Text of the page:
17th November 2015
Office Assistant Davina was recently in Colombia, where despite having a wonderful time with turtle conservation by day and dancing between dinner courses at night, it was still us she was thinking of us while down at la playa...
The view from my window on a chartered flight between Medellin and Bahia Solano. Here the adventure truly began as we soared high into the sky, leaving the bustling city below us in search of the dark sandy beaches of the pacific coast. My eyes did not tire of the vast expanse of jungle stretching out for miles and miles beneath us. The inaccessibility of where I was headed hit me at this moment and I felt exhilarated.
They don’t say ‘go to Colombia for the food’, but I loved what I found. Besides the copious amounts of fresh fish, my favorite dish was definitely Ajiaco – a warm brothy chicken and potato soup topped with avocado, sour cream and corn on the cob. I would also recommend the traditional Colombian dessert - Chancacas - made from shredded coconut and panela. My favourite drink was not coffee as you might have expected, but actually hot chocolate! They mixed melted chocolate and coconut water with sprinklings of chili and salt to make the best hot chocolate I have ever tasted.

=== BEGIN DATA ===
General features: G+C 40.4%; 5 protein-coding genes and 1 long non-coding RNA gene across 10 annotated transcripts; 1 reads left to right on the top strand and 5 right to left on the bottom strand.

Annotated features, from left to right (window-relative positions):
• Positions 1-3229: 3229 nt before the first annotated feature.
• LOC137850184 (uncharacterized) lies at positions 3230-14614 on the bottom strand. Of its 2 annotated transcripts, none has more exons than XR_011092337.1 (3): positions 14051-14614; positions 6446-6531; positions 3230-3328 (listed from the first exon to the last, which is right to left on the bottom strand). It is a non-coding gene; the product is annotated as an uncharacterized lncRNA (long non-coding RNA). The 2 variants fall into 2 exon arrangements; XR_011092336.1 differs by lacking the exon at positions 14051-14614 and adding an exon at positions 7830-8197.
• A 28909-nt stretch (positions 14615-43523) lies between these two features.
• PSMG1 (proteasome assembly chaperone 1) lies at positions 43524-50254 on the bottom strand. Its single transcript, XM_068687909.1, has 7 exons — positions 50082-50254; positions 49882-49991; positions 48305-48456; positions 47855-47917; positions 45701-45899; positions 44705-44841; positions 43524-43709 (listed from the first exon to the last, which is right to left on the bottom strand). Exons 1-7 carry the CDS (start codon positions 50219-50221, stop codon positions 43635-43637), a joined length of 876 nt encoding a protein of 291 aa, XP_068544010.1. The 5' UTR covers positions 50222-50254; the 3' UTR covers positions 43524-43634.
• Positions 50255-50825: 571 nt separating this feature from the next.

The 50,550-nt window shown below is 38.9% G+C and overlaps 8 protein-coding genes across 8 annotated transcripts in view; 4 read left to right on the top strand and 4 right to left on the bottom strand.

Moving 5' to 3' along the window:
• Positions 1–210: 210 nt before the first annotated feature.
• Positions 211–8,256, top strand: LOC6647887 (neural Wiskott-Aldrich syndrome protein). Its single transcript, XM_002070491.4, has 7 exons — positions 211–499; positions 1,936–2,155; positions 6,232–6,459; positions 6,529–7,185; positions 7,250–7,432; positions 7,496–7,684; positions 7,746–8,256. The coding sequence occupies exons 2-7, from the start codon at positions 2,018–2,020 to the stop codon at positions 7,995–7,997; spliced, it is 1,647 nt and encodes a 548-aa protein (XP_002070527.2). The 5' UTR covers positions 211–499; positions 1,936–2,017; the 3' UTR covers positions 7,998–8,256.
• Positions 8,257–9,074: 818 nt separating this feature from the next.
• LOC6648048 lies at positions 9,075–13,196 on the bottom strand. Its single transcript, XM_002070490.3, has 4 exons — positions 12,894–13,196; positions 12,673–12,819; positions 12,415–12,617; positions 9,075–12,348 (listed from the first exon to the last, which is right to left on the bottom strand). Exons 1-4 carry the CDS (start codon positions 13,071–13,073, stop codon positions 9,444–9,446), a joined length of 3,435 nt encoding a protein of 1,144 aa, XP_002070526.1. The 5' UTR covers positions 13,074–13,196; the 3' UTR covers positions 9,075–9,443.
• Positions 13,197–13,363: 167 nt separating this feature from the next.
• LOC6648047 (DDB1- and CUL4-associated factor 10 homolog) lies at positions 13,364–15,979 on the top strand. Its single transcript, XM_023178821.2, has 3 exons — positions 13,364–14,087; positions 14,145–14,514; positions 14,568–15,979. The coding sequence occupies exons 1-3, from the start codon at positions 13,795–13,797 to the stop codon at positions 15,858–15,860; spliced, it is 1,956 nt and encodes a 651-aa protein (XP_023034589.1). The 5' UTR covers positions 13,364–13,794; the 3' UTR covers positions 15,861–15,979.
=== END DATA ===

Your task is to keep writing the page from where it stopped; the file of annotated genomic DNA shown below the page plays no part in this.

The late night trek along the beaches of El Valle in search of turtles. As part of a local conservation project, members of the village spend their evenings patrolling the coast to find spots where turtles have laid their eggs. I joined them in search of these eggs to transfer them to a safer area where they can be protected from poachers and wild dogs. After 2 hours, walking in silence by moonlight along the beach, huge waves crashing at our feet we finally found her! Cocooned into a sand dune, we were just in time to catch the delivery.
I wish I had longer to explore the rest of Colombia. The people are more than hospitable and the passion they have for their own country and culture was infectious. I wish I could have seen Cartagena as well!
Tips for travellers?
Learn some Spanish before you go! Although many Colombians do speak English, in the remoter regions like Choco, English speakers are few and far between so it would be really handy to have a few phrases to converse with the friendly locals you meet along the way.
We arrived at a restaurant in Santa Marta for dinner one evening. After ordering our meal I was surprised to see the tables and chairs being stacked away immediately by the waiters. Suddenly the music began, the entire restaurant was up on their feet and moving their hips in time to the music and I was flung across the floor. I had heard about the Salsa in Colombia but this I was not expecting – “is it normal to order your food, dance and then eat?” I asked my Colombian friend, “Of course” she said, “What else would you do in between?”